While research suggests that women will, on average, still outlive men by four years (the average is 66.1 to 81.6 years for men and 73.5 to 86 years for women), the most recent study done by the Institute for Health Metrics and Evaluation, a health research center at the University of Washington, says that the American female's lifespan is improving at a slower rate than men's for a number of reasons, particularly a lack of attention to potentially fatal medical—epecially cardiological—issues (increased heart blockage in female smokers, a lack of attention to heart disease in general). Another reason: Some physicans don't take women as seriously when they appear with symptoms, writing them off as hyperbolic hysterics, which is ridiculous, am I right, ladies? Am I right, ladies? #amirightlayyyydeeeees???! What? My brain is full of handbags and earrings! She's a witch! Burn her!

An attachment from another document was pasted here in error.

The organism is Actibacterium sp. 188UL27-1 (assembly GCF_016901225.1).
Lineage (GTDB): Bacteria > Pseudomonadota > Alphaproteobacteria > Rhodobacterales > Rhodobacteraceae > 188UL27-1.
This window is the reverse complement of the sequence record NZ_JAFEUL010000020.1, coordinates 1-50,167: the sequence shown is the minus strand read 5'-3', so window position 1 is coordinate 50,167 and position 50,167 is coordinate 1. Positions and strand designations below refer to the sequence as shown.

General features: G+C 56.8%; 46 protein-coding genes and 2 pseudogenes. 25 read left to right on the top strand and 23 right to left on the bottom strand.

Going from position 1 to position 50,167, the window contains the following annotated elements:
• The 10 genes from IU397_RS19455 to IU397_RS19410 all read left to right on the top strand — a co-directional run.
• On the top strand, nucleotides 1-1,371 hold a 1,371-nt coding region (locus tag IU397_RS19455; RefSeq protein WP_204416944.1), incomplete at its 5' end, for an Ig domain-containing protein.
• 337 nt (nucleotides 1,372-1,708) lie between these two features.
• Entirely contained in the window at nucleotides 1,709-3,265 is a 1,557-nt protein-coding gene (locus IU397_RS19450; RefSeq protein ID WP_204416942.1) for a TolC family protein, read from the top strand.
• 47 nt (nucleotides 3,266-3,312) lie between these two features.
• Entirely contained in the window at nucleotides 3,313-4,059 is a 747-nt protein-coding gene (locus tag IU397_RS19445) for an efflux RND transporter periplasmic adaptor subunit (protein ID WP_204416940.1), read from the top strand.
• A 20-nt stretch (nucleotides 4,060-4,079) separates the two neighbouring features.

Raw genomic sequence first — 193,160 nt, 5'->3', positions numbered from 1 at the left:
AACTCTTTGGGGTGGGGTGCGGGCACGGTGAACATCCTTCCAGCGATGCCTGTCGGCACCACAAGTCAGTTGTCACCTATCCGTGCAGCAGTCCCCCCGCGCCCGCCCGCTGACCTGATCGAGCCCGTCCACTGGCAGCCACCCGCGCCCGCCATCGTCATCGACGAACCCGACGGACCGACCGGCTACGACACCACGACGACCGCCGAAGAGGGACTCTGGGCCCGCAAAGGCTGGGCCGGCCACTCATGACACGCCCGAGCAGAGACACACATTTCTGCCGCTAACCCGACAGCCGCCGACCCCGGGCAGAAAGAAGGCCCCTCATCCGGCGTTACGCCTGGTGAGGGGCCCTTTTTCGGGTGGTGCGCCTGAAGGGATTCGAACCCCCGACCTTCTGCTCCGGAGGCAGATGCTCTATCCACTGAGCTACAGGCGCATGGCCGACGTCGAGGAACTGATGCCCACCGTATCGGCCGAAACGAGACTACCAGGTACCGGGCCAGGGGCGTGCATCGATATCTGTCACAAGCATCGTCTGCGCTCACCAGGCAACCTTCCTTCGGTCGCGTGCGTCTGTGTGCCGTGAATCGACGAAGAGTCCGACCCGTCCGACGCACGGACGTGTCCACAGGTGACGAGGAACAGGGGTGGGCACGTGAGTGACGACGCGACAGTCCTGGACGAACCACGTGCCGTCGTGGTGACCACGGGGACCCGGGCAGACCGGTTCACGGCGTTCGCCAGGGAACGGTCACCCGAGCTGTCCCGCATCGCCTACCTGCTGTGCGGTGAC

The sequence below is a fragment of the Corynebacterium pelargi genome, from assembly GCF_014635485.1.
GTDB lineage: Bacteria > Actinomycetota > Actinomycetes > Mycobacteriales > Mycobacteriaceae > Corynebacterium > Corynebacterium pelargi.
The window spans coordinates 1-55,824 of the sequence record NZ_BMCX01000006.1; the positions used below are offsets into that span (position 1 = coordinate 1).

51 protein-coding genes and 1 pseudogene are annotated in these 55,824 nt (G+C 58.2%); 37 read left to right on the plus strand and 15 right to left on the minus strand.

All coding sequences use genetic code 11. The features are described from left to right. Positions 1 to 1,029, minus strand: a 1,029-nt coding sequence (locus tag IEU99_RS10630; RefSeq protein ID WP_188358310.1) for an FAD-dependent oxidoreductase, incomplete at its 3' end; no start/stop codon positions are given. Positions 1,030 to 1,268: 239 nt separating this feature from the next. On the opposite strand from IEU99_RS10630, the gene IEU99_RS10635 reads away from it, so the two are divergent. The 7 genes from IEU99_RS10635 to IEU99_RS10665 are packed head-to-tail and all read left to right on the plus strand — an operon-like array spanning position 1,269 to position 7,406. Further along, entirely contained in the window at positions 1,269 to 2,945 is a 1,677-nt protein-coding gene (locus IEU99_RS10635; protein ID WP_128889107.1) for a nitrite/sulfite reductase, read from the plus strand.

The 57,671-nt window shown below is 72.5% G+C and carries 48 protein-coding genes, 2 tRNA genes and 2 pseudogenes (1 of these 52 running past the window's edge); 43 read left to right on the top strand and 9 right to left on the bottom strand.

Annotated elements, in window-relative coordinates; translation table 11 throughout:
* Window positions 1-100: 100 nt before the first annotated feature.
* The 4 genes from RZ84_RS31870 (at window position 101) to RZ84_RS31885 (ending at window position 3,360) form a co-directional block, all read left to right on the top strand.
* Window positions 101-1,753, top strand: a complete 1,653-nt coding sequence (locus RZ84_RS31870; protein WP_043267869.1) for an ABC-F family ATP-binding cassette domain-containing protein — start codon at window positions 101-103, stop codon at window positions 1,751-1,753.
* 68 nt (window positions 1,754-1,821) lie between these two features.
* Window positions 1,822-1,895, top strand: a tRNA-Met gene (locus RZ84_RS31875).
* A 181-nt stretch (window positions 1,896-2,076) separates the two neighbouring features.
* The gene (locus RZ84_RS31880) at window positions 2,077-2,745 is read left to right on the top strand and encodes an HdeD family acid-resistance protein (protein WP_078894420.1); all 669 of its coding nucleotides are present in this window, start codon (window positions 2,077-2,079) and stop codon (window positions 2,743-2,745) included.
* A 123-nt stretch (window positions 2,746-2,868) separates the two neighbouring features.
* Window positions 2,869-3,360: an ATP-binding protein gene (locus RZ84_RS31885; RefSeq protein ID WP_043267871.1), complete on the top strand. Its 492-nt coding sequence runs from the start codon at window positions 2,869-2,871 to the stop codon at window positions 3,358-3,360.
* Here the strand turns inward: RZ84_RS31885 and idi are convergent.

Incredibly, in some areas, female life expectancy is even shorter than it was 20 years ago. Based on data grouped by age, sex and county across the nation from 1989 to 2009, it determines that life expectancy for men improved by an average of 4.6 years, but only by 2.7 years for women. Women's life expectancy improvement began its decline in 1999 and was first seen in 166 U.S. counties (notably 84% of Oklahoma's, 58% of Tennessee's and 33% of Georgia's). So, like... don't have a heart attack in Oklahoma, gals, and furthermore, don't go to any of these places, ever.
Women lag in life-expectancy gains [USA Today]
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